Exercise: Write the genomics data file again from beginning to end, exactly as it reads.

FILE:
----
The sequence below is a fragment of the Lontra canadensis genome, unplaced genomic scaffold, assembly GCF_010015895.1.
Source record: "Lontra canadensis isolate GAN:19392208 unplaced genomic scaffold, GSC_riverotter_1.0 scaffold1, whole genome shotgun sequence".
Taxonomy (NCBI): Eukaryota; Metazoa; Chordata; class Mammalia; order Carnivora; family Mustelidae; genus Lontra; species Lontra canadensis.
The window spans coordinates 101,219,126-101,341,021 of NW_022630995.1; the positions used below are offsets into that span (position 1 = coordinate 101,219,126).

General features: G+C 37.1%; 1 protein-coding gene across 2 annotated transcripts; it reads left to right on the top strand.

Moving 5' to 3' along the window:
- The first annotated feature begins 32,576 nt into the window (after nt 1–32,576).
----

The sequence below is a fragment of the Lontra canadensis genome, unplaced genomic scaffold, assembly GCF_010015895.1.
Source record: "Lontra canadensis isolate GAN:19392208 unplaced genomic scaffold, GSC_riverotter_1.0 scaffold1, whole genome shotgun sequence".
Taxonomy (NCBI): Eukaryota; Metazoa; Chordata; class Mammalia; order Carnivora; family Mustelidae; genus Lontra; species Lontra canadensis.
The window spans coordinates 101,219,126-101,341,021 of NW_022630995.1; the positions used below are offsets into that span (position 1 = coordinate 101,219,126).

General features: G+C 37.1%; 1 protein-coding gene across 2 annotated transcripts; it reads left to right on the top strand.

Moving 5' to 3' along the window:
- The first annotated feature begins 32,576 nt into the window (after nt 1–32,576).